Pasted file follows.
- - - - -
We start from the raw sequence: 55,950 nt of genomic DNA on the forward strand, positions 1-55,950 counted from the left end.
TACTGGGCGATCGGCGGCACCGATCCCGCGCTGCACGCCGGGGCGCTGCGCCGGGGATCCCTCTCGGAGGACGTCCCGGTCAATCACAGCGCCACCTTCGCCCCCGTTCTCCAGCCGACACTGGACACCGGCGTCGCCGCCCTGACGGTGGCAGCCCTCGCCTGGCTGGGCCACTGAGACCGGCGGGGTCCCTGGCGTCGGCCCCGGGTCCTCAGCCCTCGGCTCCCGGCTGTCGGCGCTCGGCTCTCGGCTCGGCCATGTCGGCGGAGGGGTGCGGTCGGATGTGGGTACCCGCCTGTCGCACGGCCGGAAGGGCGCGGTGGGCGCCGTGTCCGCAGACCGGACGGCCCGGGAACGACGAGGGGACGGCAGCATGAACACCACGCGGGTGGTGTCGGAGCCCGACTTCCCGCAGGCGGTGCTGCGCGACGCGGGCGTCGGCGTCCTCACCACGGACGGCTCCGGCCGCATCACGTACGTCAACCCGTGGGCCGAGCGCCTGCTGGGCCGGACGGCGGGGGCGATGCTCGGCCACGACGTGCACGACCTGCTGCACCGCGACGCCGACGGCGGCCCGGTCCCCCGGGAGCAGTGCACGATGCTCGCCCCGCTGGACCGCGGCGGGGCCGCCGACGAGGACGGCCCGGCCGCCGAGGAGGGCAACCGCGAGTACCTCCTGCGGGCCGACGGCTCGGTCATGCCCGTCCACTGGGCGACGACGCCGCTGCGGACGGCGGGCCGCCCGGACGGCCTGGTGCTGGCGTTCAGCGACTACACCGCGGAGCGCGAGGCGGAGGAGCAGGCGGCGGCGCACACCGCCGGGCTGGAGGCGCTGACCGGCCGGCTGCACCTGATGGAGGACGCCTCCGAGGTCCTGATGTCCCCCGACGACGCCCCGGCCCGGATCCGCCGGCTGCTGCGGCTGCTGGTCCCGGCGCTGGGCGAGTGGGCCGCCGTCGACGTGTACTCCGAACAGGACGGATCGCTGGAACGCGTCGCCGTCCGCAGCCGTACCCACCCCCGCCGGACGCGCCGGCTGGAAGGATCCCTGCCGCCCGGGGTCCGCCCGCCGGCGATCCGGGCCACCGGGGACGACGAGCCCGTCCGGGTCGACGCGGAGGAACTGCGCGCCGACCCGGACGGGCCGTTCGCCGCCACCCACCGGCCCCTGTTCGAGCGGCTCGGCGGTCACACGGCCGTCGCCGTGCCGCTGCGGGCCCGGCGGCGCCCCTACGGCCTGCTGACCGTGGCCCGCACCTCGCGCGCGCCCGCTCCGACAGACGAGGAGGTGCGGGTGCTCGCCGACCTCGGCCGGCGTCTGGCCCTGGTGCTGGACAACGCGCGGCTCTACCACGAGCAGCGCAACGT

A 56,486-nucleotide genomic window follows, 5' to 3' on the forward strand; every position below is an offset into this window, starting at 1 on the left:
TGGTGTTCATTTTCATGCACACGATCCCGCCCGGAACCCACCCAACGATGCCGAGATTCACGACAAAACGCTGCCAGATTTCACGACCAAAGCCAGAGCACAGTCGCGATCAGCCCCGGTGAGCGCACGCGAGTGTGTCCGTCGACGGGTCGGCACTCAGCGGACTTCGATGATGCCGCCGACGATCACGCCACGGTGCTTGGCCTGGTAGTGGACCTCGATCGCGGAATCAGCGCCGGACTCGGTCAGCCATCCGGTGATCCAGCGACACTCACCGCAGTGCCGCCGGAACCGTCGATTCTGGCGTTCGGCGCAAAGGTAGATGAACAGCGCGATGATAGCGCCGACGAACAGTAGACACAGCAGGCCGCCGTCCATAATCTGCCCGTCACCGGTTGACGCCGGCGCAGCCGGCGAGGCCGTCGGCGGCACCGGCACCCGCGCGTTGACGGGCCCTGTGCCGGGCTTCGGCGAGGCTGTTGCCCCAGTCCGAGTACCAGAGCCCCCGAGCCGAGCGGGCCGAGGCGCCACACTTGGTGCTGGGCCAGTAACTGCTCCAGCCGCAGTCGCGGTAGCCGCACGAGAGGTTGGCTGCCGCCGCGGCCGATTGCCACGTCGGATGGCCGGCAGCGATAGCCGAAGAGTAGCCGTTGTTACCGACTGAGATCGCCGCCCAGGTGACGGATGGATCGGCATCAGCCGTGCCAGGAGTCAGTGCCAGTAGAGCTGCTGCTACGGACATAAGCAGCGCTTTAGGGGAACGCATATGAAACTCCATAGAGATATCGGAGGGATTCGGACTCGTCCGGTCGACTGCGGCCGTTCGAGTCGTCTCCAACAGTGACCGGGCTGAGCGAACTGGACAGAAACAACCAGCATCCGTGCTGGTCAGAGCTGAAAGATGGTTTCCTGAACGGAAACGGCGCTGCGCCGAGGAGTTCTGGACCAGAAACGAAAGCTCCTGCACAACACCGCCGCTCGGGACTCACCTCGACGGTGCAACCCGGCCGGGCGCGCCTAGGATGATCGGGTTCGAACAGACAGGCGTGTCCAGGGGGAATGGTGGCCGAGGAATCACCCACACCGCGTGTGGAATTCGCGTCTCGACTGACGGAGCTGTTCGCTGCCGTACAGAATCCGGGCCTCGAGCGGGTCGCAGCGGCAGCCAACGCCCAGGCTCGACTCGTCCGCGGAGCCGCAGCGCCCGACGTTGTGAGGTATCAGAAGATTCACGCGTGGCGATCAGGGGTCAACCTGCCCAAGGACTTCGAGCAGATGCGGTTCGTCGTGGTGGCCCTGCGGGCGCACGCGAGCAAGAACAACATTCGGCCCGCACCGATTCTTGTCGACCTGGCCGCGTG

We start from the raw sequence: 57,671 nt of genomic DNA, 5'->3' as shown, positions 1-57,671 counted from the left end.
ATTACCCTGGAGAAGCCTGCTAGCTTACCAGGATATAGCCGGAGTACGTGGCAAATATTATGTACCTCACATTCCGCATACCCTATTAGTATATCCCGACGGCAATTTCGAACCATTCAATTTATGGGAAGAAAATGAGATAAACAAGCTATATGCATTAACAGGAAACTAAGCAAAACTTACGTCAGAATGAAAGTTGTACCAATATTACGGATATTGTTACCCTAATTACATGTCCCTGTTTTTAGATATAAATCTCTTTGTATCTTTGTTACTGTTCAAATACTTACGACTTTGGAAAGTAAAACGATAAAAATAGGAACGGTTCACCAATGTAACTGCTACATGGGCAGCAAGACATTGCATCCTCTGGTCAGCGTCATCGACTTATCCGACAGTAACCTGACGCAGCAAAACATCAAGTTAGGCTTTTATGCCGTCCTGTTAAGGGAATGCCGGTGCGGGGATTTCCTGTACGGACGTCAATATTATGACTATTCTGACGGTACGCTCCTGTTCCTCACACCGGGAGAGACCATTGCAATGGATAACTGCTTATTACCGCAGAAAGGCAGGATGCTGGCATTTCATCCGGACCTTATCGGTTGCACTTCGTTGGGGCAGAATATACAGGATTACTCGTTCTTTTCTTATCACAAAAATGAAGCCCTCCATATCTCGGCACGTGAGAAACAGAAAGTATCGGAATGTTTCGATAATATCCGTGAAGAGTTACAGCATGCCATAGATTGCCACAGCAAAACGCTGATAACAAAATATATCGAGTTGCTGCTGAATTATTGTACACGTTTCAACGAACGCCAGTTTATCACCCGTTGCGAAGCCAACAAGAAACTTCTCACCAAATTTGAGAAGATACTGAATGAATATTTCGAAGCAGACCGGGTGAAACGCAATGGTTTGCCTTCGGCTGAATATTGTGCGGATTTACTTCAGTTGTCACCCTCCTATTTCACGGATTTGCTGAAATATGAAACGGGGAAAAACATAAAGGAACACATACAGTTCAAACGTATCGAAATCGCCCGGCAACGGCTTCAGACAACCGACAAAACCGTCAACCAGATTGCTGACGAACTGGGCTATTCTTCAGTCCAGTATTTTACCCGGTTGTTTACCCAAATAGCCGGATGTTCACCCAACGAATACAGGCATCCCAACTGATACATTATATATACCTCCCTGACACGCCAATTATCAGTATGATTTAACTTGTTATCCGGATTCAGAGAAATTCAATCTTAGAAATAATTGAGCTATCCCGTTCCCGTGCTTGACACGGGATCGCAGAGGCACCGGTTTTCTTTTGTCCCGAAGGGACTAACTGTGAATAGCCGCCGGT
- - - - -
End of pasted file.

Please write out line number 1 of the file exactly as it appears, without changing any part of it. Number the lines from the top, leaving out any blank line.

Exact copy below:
We start from the raw sequence: 55,950 nt of genomic DNA on the forward strand, positions 1-55,950 counted from the left end.